Developing the library as a learning organization is a steady trend in both academic and public libraries. Certainly, there is a need for a new leadership approach that will create an adaptable, balanced structure. According to Peter Senge in The Fifth Discipline, “Ultimately, leaders intent on building shared visions must be willing to continually share their personal visions.” ACA is working on a number of projects where success is created by the successful: they are making a conscious choice to achieve greater balance with a learning-organization approach.

The development of such an organization requires staff to focus on building a shared vision.  We work with the staff to gain structured feedback. We might discuss how the library is expected to provide digital services, user space and print collections. We ask questions, such as: is it really the library’s vision to defend manual processing? Like other organizations, the development of a learning organization needs to be well coordinated.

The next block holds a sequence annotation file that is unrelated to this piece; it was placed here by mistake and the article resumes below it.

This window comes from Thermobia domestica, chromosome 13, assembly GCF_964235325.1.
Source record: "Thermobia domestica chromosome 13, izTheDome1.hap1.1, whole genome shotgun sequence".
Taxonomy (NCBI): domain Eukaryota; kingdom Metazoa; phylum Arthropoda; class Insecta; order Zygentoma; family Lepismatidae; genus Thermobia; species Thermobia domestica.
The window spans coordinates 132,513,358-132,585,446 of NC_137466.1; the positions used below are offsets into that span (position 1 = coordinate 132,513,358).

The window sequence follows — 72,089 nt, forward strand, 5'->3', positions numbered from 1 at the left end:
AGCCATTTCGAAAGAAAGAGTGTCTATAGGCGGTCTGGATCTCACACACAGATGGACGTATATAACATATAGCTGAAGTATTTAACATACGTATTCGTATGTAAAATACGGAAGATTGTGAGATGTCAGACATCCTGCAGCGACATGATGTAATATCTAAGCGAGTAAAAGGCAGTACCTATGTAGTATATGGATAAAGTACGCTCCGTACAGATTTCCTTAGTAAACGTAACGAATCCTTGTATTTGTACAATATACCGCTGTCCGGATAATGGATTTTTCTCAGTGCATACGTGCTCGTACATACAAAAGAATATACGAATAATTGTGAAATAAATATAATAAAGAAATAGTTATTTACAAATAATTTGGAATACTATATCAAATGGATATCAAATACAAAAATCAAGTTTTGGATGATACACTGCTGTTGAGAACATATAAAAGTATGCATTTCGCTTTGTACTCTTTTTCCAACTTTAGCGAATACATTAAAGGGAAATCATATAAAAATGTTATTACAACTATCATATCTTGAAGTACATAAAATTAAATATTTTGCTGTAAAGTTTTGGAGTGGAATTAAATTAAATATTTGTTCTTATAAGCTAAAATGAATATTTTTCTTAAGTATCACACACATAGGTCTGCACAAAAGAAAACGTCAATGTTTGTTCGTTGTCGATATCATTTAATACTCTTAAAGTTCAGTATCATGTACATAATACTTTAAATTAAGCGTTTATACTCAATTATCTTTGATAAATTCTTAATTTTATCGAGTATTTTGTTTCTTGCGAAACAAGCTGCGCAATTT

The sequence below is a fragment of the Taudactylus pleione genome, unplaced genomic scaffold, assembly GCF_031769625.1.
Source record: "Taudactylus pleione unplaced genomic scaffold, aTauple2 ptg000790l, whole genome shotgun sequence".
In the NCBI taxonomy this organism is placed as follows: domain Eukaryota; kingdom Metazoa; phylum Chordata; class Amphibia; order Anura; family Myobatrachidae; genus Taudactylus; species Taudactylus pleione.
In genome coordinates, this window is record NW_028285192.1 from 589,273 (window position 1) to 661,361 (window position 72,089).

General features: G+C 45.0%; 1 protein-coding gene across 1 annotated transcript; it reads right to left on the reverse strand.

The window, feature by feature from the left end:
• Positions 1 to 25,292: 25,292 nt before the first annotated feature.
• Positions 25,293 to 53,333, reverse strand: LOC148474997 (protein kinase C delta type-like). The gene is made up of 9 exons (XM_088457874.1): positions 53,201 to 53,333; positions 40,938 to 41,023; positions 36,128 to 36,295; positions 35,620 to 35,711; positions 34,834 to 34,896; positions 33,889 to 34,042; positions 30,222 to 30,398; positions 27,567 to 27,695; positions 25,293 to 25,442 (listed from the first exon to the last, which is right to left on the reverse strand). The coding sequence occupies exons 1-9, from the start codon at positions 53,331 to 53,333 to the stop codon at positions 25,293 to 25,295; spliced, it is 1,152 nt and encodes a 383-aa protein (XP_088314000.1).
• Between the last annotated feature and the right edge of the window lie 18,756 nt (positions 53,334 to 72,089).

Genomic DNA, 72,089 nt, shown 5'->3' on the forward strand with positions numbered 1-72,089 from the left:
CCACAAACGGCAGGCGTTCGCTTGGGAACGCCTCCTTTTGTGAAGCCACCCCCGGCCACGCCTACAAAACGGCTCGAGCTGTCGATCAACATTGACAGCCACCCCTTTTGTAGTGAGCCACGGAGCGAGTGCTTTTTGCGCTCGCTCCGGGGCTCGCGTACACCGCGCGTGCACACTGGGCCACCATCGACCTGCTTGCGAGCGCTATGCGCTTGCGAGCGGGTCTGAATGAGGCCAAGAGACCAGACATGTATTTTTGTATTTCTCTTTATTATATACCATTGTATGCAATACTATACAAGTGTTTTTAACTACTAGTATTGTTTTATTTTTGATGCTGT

The learning organization requires continuous investment in manpower, space, coordination and fundraising. It needs to be both adaptable and locally controlled. The focus must be on improving the quality of the user experience, while examining future trends. For example, how do young adults use technology? Pew Research indicates that 98% of “millenials”  use the Internet : Teens, Social Media & Technology Overview 2015 . Three fourths (77%) have a smartphone and tablet (38%) or e-reader (24%) Additionally, 79% of Millennials believe that people without internet access are at a real disadvantage.